Unbroken, by Laura Hillenbrand

When I first read this book, I sped through it: to say the story is riveting is an understatement. What I appreciate even more now is the way that it illustrates both endurance and resilience – concepts that are sometimes related, but not at all synonyms. It is hard to say much about this book without veering into platitudes – just read it. (And thanks to Honeybee Kelly C. for the long-ago recommendation!).

East of Eden, by John Steinbeck

Steinbeck considered this his best work, which is reason enough to read it – but if you’ve seen the movie and think you know the story, READ THE BOOK. I am as big a James Dean fan as anyone and the movie is great, but the book is SO MUCH MORE. It contains the whole world in one volume – lengthy, but as page-turning as any cheesy beach read, and it will stay with you far longer. “Timshel!”  is the key to everything.  Everything.

Resilience: Why Things Bounce Back, by Andrew Zolli and Ann Marie Healy

My only wish is that this book had come out before all of the searching around described above, as it might have focused my explorations more clearly. (On the other hand, three cheers for serendipity! I’ve learned partly through openended gatherings like the author’s own PopTech that sometimes the greatest results come from wandering a bit off of a linear path.) In this book, Zolli (PopTech Curator) and Healy weave together a wide net of research and insights on resilience, punctuated with intriguing examples all along the way. A great resource for those who want to dive into this topic more deeply, including tons of helpful references to others’ ongoing work in the field (both people and organizations).

The Red Book, by Carl Jung

There are several reasons to check out this (gigantic, costly) book. First, it is physically beautiful, resembling a 15th century illuminated Bible more than a philosopher’s journal. Second, it is a rare chance to see the source material of a great thinker’s work. Jung himself said of this period and these writings (1914-1930, when he was 38-54 years old): “The years of which I have spoken to you, when I pursued the inner images, were the most important time of my life.  Everything else is to be derived from this... the later details hardly matter anymore.  My entire life consisted in elaborating what had burst forth from the unconscious and flooded me like an enigmatic stream ad threatened to break me… everything later was merely the outer classification, the scientific elaboration, and the integration into life. BUT THE NUMINOUS BEGINNING, WHICH CONTAINED EVERYTHING, WAS THEN.”  Just in case you are an ‘executive summary’ kind of person, here is Jung’s own conclusion:  “I came to my self, a giddy and pitiful figure. My I! I didn’t want this fellow as my companion... I want to live with you, therefore I will carry you through an utterly medieval Hell, until you are capable of making living with you bearable. You should be the vessel and womb of life, therefore I shall purify you.  The touchstone is being alone with oneself. This is the way.”  Interestingly, though the entire book is thick with religious and spiritual discussion and imagery, Jung’s final words are about the self, alone. “My I” !  Isn’t that a beautiful expression, and haunting?  Caring and in opposition, all at once. There has been a lot of press coverage of this book, as it has never been published before, and it was the center of an exhibit at the Rubin Museum this fall – some of the better articles are bundled together at the NY Times link below.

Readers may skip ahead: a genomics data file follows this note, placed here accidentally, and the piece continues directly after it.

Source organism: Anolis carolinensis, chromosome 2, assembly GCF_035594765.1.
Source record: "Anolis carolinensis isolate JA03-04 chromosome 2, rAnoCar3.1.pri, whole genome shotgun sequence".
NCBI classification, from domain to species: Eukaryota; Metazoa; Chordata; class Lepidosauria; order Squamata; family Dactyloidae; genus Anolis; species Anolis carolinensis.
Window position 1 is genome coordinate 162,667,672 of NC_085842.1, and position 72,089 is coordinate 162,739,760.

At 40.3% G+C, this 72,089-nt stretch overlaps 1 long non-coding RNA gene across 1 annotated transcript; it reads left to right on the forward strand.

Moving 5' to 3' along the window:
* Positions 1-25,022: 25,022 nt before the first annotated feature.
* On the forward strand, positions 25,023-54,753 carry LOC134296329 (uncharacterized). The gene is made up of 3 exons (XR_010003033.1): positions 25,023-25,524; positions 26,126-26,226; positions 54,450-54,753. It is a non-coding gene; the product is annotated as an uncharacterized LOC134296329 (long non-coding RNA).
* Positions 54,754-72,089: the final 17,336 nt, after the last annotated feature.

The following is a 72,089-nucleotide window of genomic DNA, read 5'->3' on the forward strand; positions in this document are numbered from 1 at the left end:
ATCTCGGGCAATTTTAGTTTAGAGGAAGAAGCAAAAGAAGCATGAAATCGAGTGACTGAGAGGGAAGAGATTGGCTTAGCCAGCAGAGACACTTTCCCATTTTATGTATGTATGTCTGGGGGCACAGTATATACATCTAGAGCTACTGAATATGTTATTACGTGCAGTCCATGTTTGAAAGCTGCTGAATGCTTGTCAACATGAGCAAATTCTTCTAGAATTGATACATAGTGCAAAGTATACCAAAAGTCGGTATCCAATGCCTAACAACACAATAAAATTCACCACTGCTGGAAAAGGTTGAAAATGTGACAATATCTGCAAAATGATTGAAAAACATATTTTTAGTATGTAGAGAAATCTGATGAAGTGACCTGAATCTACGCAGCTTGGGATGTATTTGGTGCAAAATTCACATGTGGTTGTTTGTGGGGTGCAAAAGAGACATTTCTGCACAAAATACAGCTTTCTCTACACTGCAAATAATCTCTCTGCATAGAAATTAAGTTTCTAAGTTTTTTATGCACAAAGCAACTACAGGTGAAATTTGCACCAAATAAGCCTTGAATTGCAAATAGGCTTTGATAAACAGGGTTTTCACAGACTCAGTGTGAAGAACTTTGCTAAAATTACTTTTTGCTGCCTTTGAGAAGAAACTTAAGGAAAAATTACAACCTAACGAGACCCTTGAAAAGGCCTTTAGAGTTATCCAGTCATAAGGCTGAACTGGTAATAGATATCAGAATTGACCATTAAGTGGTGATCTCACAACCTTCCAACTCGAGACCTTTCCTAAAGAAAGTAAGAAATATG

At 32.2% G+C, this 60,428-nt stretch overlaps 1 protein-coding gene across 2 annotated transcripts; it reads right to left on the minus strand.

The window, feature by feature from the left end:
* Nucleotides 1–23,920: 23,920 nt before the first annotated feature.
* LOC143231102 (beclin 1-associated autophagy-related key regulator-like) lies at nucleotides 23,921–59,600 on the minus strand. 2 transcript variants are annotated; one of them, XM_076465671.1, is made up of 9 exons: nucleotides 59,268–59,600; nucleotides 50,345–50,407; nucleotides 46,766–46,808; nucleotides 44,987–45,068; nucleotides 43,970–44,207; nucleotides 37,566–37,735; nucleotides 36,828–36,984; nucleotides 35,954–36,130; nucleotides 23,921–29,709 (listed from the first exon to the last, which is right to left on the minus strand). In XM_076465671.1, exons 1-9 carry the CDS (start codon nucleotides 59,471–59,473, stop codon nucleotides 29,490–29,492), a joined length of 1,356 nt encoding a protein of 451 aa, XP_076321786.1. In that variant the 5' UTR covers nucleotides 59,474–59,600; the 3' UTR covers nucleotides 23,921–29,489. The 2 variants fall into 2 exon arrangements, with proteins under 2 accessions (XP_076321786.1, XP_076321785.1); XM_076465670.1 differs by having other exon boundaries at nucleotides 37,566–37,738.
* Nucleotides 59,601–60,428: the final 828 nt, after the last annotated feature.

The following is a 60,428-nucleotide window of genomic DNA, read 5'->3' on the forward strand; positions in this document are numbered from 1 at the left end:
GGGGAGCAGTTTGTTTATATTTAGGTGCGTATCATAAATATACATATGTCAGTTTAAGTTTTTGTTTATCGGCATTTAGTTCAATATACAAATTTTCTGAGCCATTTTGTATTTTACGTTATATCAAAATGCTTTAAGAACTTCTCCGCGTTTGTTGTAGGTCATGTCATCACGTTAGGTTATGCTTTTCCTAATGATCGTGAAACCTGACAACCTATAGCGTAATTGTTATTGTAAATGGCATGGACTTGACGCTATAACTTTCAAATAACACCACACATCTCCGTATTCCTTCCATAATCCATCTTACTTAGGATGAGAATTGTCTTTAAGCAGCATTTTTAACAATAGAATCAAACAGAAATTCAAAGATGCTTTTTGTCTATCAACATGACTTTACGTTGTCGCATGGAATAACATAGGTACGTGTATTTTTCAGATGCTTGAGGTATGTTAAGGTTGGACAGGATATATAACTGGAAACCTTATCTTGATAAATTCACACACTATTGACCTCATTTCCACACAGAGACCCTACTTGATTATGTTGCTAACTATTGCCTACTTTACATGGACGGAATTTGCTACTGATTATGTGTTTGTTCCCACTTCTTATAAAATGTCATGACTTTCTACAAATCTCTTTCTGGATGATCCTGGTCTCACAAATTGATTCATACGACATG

[Various writings] by Loung Ung

A moving example of storytelling on an individual level is found in the work of Luong Ung, activist, entrepreneur, and author of several autobiographical books. Luong grew up during the Cambodian genocide, and she speaks eloquently about the lost, guilty, bad-person feeling that accompanied her survival. Through her writing, over the course of many years, she has explicitly embraced storytelling as a form of resilience, introducing herself and her work by saying, “imagine a woman who authors her own life”. She does not deny the awful past, nor cover it up, but she chooses to frame it in a way that allows for her own ultimate flourishing. She explains, “I cannot let those soldiers cross over time and space to rule my mind.” Luong encourages others to “own what is yours – not what is not yours”, and to “think about your own kick-ass-ness.” Unlike many other speakers, Luong did not talk about happiness or resilience in the abstract. She did not give five handy tips for overcoming obstacles. She just, well, told her story. And that was more compelling than all the Power Points in the world.

Say the Name, by Judith Sherman

This is a tough book to summarize, and it is not a cheerful, happy-go-lucky holiday tome. Judith Sherman is a survivor of the Ravensbruck concentration camp, and this book is a collection of poetry and prose about her life, both then and now. I was fortunate to hear Sherman speak this fall and it was an unforgettable experience – amongst the most important points she asks us to ponder is the role of silence, and what purpose words serve in situations when there really are no words that do justice to their subject.

Jacob Lawrence: The Migration Series, by Elizabeth Alexander

I was first introduced to the striking work of Jacob Lawrence by my economist brother, who studies labor migration. The connection he made has stuck with me ever since, the recognition that all of those charts and graphs and statistics on labor force represent real live people, people who are moving and adjusting and suffering and thriving, sometimes all at once. There is no better way than to convey these many layers of adaptation and evolution than through images like Lawrence’s, and this new volume is a welcome extension of earlier, smaller publications.

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